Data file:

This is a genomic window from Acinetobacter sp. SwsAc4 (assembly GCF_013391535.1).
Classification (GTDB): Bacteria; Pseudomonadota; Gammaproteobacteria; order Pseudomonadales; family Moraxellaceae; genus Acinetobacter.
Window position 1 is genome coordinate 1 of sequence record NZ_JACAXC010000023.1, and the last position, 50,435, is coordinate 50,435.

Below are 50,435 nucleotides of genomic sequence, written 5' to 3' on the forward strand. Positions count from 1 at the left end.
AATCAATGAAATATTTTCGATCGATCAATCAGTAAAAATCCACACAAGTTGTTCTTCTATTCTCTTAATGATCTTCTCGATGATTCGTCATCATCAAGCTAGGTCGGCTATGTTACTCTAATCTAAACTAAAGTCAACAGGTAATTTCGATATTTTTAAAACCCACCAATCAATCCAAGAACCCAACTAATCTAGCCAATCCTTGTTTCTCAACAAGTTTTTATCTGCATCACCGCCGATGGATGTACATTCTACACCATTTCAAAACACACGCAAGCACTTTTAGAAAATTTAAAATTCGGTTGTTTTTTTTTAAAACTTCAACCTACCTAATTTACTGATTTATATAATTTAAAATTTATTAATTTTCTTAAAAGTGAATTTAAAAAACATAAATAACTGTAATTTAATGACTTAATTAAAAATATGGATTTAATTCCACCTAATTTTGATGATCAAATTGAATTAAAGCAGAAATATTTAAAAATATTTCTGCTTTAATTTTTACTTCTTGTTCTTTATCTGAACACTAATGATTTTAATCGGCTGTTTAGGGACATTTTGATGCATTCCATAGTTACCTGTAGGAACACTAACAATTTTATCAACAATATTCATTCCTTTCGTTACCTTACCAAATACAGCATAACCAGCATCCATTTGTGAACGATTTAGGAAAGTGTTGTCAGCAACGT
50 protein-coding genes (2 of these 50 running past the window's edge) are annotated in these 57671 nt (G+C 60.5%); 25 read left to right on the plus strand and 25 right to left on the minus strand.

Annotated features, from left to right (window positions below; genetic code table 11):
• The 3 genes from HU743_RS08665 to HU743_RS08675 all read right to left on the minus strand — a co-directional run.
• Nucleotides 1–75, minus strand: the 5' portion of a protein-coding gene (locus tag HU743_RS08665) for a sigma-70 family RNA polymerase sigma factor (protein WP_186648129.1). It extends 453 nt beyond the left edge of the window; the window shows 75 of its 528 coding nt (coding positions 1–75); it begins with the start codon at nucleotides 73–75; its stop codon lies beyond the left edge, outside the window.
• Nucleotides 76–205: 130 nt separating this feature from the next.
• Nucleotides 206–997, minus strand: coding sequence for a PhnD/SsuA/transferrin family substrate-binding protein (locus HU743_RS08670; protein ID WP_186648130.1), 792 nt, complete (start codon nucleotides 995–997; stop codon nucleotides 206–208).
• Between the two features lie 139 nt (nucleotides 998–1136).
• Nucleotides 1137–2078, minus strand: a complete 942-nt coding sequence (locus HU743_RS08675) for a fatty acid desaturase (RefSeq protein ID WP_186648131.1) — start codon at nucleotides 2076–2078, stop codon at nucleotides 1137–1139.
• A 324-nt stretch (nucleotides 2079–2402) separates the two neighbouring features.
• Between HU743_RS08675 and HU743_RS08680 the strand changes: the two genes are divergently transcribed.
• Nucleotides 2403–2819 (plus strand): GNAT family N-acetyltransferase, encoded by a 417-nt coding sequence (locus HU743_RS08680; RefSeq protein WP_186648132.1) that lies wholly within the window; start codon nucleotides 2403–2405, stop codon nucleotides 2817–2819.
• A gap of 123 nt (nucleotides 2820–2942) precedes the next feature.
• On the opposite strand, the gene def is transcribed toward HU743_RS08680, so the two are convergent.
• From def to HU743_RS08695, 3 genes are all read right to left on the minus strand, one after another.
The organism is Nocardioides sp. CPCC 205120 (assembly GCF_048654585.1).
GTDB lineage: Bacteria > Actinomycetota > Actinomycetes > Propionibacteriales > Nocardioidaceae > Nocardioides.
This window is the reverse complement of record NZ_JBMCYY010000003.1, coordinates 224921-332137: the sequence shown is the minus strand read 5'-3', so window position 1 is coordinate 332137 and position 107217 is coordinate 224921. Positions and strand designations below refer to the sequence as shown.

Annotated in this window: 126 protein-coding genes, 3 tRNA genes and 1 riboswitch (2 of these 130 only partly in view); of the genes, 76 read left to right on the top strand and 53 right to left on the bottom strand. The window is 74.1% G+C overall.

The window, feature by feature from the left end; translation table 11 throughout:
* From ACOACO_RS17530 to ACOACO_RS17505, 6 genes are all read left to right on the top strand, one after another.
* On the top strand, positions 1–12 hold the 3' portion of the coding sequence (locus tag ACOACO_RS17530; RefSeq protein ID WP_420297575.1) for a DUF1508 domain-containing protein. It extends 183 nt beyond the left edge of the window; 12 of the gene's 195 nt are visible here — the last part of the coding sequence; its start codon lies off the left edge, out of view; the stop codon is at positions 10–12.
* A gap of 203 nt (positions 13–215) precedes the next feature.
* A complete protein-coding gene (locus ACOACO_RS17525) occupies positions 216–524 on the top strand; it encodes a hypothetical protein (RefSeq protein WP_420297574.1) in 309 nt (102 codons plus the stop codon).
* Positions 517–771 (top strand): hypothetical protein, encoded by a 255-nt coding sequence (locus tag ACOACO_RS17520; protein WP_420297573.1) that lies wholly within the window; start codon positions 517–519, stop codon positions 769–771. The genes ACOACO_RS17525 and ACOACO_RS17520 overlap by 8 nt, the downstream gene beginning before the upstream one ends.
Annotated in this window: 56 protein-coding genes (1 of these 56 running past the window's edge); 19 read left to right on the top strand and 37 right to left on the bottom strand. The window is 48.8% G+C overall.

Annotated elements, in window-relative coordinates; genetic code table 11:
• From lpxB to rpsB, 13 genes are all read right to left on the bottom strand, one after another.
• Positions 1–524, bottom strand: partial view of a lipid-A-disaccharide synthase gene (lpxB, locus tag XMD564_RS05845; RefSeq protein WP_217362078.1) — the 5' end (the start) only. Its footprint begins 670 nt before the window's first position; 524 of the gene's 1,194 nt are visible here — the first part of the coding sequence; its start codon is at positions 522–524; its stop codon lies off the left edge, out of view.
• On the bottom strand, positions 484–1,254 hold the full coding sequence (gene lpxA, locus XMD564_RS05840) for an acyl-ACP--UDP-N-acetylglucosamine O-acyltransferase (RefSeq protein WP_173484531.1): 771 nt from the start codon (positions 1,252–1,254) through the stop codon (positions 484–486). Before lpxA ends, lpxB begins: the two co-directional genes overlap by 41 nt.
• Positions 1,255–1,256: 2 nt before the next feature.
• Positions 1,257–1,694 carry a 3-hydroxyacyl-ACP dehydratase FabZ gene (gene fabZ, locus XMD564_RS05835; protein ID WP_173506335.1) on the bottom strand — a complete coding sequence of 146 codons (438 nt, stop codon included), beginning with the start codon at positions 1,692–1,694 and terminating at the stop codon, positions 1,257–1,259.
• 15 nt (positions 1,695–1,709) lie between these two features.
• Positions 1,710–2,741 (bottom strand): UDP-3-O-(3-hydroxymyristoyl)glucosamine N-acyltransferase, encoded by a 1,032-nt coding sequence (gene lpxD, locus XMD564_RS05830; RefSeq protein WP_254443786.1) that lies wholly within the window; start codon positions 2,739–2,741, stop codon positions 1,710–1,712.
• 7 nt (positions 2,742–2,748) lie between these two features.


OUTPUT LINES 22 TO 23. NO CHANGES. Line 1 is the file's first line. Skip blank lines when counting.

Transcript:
This window is the reverse complement of record NZ_JBMCYY010000003.1, coordinates 224921-332137: the sequence shown is the minus strand read 5'-3', so window position 1 is coordinate 332137 and position 107217 is coordinate 224921. Positions and strand designations below refer to the sequence as shown.

Annotated in this window: 126 protein-coding genes, 3 tRNA genes and 1 riboswitch (2 of these 130 only partly in view); of the genes, 76 read left to right on the top strand and 53 right to left on the bottom strand. The window is 74.1% G+C overall.